Mrs. Chimera would never react angrily when Charles screamed he hated her and didn’t want to pack his fucking suitcase again and she could leave without him if that is what she wanted. In fact Charles does not have one memory of his mother ever being angry. In the only letter his father had ever written him, after he had divorced his mother, he wrote that he could never understand her propensity towards always smiling and how being married to her had made him long for a bit of misery. But this is where Charles’ father was wrong, because there was misery in his mother, but like a mute that tries to speak, Mrs. Chimera seemed unable to express it, smiling at her failure to do so.

Charles soon became fearful of his mothers smiles, just as he was of her inability to scream at him when he had done something wrong. It was the silence of her rage that used to terrify him. The unachieved failure of her wrath. But one man’s failure can be another’s success. Using his mother as his muse, Charles would write in his first article published in a respected art house magazine on the topic of ‘Silence.’ He wrote how unsettling silence is when one wants loudness, how it reminds you of a time, “when humans walked the lands naked and hairy, beast-like and savage. With no television or mobiles, with no cars and walkmans, with no loud speakers and no commerce, silence was something that made its own noise. Something so potentially devastating that as human beings in the twenty-first century we spend our whole lives creating things to silence the silence.”

With no one to “silence” Charles’ silence, he found himself retreating tortoise-like into his shell from everyday life, the screaming trains and aeroplanes, the wailing phones and the terrible moans of social twittery as he called it, that soulless how do you do? What school did you go to? Oh. Really how…nice for you. Ooh, I’ve got to go to the loo, back in a bit. Other people began to either bore him or repel him, he gradually forgot about a girl called Stella and slowly the only name he could think of was his mothers. The only face he could see was hers. I must make it always stay there, he thought. Mustn’t let it go away. So he stopped writing, focusing instead on luring the Cheshire cat out of the woman who’d made his father long for a bit of misery. But the Cheshire cat inhabited a world that Charles had never known and so he sought to know. But Charles undervalued the chimerical essence of self and like a thirsty man in a desert, wandered deliriously for years in the sand dunes of his life, until one day he saw his oasis. And so he walked to it, with Puck skipping by his side laughing at the jokes of the Cheshire cat that sat on Charles’ shoulder, his gleaming teeth shimmering in the desert light. And just as autumn’s leaves depart from the trees flirting with the wind as they pirouette like copper coloured ballerinas, Charles departed from all signs of his masculinity and entered a new season of his life, his winter, as a woman. His mother’s first reaction was to gasp, laughing like a little girl, as he walked into the restaurant where they were meeting for lunch, introducing himself as Tatiana. Later though, when the laughter had subsided, leaning across the table to her son who was now a daughter, Charles Chimera’s mother declared that she’d always wanted a daughter and with shy tears tiptoeing out of her eyes she bought the champagne to her lips and swallowed.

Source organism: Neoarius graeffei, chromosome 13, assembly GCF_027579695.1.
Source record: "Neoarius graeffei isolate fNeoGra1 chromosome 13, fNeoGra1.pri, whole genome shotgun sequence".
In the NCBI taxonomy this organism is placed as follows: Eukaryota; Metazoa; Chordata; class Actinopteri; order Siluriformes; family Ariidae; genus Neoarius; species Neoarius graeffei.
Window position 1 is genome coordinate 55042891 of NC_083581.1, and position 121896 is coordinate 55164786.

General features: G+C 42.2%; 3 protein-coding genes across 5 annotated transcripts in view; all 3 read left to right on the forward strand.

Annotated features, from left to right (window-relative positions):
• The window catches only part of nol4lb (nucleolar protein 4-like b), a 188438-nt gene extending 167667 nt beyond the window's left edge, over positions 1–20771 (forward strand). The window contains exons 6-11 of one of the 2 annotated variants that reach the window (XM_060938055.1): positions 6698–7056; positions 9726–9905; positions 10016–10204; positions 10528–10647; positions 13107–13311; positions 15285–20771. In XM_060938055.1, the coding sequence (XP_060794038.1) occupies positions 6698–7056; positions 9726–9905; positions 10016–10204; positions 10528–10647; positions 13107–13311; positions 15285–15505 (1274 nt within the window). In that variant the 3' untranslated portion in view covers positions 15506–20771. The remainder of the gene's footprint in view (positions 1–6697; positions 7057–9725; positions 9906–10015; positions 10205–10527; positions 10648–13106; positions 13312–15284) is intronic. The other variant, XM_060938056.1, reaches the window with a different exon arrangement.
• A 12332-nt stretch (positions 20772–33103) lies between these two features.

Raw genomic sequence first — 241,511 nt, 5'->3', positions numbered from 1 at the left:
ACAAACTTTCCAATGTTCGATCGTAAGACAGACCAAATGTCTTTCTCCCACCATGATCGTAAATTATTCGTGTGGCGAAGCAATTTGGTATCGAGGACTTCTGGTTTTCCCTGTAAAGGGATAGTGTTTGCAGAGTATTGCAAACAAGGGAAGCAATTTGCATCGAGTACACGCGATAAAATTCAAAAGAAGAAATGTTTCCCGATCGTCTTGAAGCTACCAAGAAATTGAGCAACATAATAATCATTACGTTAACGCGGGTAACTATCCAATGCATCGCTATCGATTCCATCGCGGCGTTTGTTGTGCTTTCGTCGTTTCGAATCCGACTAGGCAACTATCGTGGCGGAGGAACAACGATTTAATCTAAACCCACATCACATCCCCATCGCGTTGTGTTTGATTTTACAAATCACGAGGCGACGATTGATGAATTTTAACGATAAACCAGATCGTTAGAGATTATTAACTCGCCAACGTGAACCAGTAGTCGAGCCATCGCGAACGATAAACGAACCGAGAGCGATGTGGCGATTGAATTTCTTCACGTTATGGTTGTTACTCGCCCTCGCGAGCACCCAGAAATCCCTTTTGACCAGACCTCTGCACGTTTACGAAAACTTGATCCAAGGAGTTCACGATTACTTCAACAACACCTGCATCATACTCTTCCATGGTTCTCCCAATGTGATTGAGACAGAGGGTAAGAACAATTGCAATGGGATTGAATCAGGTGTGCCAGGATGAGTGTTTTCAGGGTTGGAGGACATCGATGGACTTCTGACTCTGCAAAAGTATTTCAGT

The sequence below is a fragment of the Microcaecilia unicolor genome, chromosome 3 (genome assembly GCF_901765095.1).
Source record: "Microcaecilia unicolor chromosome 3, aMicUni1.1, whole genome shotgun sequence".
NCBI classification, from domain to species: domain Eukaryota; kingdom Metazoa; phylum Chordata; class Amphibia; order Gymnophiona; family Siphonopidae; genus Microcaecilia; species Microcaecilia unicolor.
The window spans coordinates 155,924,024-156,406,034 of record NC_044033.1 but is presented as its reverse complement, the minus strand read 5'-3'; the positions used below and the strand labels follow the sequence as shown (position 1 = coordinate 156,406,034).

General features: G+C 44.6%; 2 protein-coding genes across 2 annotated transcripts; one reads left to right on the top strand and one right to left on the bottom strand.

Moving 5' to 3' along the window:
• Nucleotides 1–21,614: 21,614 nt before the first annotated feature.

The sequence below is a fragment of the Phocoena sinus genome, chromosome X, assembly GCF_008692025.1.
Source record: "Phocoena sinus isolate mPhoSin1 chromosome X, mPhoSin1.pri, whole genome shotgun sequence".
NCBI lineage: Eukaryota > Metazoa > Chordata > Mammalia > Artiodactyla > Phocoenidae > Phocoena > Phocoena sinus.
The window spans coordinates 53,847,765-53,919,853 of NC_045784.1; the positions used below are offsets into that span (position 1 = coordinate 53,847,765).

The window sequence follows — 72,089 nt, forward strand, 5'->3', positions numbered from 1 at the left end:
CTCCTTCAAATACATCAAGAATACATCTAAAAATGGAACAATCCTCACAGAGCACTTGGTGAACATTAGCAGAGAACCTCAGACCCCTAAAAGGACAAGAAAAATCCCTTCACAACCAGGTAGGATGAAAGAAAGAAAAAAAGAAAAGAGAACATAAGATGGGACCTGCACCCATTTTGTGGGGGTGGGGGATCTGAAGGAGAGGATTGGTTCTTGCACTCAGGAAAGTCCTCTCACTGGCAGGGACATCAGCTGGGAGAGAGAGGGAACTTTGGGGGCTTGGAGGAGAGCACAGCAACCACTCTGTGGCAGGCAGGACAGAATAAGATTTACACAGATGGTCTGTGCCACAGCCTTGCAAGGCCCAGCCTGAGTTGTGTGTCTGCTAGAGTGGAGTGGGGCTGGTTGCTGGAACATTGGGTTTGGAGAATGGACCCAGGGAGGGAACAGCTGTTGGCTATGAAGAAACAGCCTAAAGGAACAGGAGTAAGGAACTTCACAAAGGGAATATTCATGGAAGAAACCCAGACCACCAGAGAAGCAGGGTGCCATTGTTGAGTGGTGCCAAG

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Comments by other Members

gkay at 09:00 on 08 December 2005  Report this post
This is an interesting piece. You have a real gift for metaphor and simile, and there is a lot of humour and whimsy here. In that respect you have established a very definite voice, which is appealing.

My only reservation about it would be that it seems a little like a series of set pieces that have been stuck a little too close to each other, i.e it doesn't flow too well in places

It feels like a piece which needs expansion, possibly with the inclusion of passages that are not so rich in language dividing those passages which are. I'm not sure if I'm expressing myself well here - I guess I'm saying it's is like an embarassment of riches.

Still, you've got a lot of talent and you express your ideas very well.


laurafraser at 18:24 on 08 December 2005  Report this post
What wonderful comments!

I am in total agreement with you re the disjointed vibe of the piece. Probably becasue it has had a lot of edits and has ended up a very different piece to the one that i started with, which was much more humorous, though with no real core.

I need to link eacch paragraph with more fluidity and will focus on that over the next few days.

The above is my last redraft before i'd had the chnace to read your comments.

Thank-you for your compliments, very kind and constructive.